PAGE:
Part honest autobiography and part lyrical ode to the complex California landscape, this book is an entrancing invitation.

Ada Limón




Colby’s ambitious, labyrinthine, and wildly intimate eighth book takes this measure, fractally, propositionally, as if from within a hall of purportedly false mirrors that are still the only accessible mirrors on earth.

Anna Moschovakis





Roberto Tejada’s stunning survey demonstrates that our contemporary “crisis” (rendered in border walls and family separations) constitutes no exception to the politics of the Americas. Still Nowhere in an Empty Vastness considers a poetics of encounters (“the historically contingent events by which a subject is shaped”) across the contact zones of the Americas, offering  “provisional glimmers” across a variety of poetic and image-making practices.

-Susan Briante



Sharp in their vulnerability, the poems in Grace Shuyi Liew’s Careen are injurious wounds, moving through a cavernous politics, breaking off, turning in, and restructuring memory as scaffolding, pain as terrifying recurrence.

Raquel Salas Rivera


Letras Latinas interview with elena minor

Commemorating the release of TITULADA—the new title in our Akrilica Series, which is a joint project of Noemi Press and Letras Latinas—the Letras Latinas blog posted this illuminating interview with elena minor conducted by poet ire’ne lara silva. I don’t think of my...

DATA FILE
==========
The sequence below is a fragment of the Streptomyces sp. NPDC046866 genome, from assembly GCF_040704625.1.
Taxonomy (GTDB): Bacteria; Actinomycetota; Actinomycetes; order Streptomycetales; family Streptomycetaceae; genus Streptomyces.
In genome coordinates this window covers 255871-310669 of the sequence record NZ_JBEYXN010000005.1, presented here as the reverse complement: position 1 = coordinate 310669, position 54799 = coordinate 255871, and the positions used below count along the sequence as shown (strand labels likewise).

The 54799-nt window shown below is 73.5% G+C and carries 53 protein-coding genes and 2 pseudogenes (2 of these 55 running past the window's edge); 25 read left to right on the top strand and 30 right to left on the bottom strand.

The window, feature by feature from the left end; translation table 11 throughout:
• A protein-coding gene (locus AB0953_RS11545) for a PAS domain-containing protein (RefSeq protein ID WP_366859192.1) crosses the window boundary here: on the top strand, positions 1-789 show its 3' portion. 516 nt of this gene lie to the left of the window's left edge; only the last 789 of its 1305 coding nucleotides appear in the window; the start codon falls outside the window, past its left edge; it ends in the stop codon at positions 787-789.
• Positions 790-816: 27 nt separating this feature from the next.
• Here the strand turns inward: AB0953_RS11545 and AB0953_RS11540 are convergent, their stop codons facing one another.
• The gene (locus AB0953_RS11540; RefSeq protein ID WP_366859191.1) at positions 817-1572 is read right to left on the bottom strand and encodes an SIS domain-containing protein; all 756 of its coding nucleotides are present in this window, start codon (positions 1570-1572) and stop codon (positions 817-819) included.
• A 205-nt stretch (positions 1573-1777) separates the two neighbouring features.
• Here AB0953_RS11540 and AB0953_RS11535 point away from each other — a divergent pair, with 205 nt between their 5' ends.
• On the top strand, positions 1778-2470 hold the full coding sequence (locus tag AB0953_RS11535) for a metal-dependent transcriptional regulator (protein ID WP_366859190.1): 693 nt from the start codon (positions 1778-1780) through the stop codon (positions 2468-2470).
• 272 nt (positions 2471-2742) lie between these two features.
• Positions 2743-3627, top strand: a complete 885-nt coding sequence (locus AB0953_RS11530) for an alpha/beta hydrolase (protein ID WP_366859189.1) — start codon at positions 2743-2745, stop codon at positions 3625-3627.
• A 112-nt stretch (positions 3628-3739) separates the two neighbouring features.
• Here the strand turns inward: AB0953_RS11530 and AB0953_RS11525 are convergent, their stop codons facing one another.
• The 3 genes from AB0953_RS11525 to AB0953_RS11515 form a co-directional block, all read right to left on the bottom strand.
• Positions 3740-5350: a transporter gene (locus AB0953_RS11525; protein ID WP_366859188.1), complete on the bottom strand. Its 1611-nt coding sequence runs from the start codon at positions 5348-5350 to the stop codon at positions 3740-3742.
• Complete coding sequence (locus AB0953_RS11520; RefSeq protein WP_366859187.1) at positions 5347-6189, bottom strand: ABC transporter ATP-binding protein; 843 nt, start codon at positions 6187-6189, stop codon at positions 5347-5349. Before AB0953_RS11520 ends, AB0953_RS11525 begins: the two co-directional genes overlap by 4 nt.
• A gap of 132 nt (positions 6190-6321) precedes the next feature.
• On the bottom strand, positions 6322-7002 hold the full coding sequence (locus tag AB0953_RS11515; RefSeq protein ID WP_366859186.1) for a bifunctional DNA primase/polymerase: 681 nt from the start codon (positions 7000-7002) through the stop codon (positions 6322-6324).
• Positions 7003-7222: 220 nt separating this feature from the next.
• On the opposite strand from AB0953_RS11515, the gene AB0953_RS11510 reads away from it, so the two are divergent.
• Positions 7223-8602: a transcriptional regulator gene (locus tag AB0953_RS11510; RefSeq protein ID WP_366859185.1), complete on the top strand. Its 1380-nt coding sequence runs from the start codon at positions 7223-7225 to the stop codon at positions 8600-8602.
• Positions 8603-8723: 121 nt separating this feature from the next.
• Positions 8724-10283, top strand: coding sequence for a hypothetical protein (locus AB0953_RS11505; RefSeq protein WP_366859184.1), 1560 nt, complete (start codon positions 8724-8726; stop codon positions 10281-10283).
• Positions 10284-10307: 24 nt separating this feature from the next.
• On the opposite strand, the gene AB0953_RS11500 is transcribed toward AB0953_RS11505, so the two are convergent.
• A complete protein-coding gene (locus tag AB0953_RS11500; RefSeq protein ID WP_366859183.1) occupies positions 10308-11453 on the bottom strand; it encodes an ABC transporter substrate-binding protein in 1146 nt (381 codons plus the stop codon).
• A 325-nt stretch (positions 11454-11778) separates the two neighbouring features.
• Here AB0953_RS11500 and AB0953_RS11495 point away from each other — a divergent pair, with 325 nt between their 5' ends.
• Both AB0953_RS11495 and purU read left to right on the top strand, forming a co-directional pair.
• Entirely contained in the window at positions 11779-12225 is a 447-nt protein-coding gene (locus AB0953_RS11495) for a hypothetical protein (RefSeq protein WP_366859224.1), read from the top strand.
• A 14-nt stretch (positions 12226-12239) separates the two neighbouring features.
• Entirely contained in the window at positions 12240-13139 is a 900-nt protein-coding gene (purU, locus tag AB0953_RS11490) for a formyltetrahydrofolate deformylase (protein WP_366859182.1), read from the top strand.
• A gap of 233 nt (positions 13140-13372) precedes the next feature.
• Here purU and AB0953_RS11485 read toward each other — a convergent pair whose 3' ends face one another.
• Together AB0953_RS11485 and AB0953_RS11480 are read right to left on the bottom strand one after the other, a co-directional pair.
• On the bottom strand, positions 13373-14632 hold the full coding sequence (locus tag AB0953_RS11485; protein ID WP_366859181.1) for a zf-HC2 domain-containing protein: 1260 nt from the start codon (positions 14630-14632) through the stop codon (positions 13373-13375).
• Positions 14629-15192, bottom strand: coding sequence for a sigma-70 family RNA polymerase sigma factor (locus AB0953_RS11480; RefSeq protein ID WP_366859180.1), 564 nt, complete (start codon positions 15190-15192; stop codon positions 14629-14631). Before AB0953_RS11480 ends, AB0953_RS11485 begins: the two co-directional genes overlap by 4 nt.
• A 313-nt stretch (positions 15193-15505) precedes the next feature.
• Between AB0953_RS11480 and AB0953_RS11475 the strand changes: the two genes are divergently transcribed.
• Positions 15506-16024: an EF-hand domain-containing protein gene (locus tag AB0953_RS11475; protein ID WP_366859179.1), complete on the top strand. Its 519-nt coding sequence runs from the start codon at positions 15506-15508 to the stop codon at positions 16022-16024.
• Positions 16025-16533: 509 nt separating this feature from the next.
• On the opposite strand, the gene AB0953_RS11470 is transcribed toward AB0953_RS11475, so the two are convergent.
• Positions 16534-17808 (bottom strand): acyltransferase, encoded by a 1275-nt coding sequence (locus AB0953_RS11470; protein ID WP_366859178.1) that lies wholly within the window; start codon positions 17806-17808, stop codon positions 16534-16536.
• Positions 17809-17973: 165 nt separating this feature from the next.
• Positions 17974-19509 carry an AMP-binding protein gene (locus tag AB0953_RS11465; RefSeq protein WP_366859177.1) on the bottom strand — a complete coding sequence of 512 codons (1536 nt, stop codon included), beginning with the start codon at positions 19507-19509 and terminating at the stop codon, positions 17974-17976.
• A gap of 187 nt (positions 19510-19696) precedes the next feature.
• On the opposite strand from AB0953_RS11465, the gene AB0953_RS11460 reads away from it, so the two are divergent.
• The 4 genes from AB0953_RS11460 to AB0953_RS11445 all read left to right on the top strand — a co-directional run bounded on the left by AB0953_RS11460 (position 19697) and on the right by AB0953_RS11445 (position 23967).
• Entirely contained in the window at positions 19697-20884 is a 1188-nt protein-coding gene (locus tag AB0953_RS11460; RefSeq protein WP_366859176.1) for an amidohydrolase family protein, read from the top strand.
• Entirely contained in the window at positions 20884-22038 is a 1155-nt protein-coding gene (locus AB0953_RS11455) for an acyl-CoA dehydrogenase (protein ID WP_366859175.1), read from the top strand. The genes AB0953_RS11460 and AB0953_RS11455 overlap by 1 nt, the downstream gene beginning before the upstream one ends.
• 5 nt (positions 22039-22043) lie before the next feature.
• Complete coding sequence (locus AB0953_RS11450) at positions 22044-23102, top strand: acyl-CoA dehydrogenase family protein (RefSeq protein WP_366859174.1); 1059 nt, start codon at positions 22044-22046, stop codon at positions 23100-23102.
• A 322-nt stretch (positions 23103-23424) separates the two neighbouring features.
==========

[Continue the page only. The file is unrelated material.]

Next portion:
Rumpus Review of Shane McCrae’s Blood

Michael Klein reviews Blood for The Rumpus: Shane McCrae’s astounding third collection of poems, Blood, is a book of dramatic slave narratives that are written so close to the bone that every poem reads like an insider’s account of what happened inside the burning...

Fanzine review of Change Machine

Ginger Ko reviewed Bruce Covey's Change Machine for Fanzine: Change Machineis a full, full book. It is one big demonstration manifesto, an incorporation of the electric and robotic with the human interjections of rounding the bases and flying Delta. Or perhaps the...

Rumpus review of Striven, The Bright Treatise

Jody Smiling reviews Jeffrey Pethybridge's Striven, The Bright Treatise for the Rumpus: In the end notes, Pethybridge indicates shortly after his brother’s death he was inspired by the late Cy Twombley’s retrospective Cycles and Seasons at Tate Modern in London....

Samsara Reviewed in The Rumpus

Great review of Erica Anzalone's Samsara over at The Rumpus: These are poems that represent a fight against self, against other, and against a patriarchal society that attempts to, both directly and indirectly, silence the speaker’s voice. Samsara is nothing less than...